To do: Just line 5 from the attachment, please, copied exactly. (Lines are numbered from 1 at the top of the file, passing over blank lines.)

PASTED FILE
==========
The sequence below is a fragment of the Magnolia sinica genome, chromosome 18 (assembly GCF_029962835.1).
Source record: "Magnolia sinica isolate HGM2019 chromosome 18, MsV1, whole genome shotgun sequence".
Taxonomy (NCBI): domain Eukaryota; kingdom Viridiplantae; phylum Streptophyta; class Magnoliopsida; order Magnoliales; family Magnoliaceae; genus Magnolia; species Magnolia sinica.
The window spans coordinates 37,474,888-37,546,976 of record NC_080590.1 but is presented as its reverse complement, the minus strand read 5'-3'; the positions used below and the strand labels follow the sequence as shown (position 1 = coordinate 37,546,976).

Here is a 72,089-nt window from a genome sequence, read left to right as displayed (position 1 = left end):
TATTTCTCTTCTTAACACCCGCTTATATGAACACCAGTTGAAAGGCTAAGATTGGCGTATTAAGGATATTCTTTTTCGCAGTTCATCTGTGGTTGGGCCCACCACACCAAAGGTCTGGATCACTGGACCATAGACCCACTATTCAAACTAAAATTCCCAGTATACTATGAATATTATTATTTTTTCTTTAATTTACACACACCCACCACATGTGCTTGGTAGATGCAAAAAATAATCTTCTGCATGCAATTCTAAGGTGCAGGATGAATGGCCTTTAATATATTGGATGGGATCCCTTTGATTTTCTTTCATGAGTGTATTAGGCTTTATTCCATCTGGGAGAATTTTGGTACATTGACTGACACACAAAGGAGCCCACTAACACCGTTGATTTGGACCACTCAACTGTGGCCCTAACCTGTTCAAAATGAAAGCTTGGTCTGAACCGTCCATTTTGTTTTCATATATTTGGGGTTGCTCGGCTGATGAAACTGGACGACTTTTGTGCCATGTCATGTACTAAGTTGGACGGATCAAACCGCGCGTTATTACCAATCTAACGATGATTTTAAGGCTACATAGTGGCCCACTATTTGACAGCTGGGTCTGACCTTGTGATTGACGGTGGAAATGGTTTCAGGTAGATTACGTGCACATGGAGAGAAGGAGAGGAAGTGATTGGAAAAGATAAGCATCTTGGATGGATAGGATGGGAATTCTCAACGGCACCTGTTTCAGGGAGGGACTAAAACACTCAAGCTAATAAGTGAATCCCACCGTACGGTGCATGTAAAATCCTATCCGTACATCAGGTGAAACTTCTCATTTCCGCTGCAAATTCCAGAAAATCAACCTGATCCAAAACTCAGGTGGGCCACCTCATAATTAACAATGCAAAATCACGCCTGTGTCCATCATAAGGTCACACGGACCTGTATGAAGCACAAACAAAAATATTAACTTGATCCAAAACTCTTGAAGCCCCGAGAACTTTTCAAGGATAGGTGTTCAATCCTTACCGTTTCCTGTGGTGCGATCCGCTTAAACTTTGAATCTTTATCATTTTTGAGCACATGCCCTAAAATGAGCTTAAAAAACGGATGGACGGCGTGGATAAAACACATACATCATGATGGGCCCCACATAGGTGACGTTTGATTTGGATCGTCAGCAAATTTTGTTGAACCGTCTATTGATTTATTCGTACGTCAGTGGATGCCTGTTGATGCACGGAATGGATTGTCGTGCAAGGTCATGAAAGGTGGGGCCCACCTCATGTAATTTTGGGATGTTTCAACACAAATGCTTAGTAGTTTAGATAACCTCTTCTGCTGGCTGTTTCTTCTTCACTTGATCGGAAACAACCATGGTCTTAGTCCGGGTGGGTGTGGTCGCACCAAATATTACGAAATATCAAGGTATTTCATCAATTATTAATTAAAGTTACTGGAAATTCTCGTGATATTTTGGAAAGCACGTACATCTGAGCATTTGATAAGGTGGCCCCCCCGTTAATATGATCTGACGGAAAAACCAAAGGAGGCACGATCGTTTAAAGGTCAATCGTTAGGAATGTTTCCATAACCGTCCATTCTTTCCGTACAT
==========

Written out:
Here is a 72,089-nt window from a genome sequence, read left to right as displayed (position 1 = left end):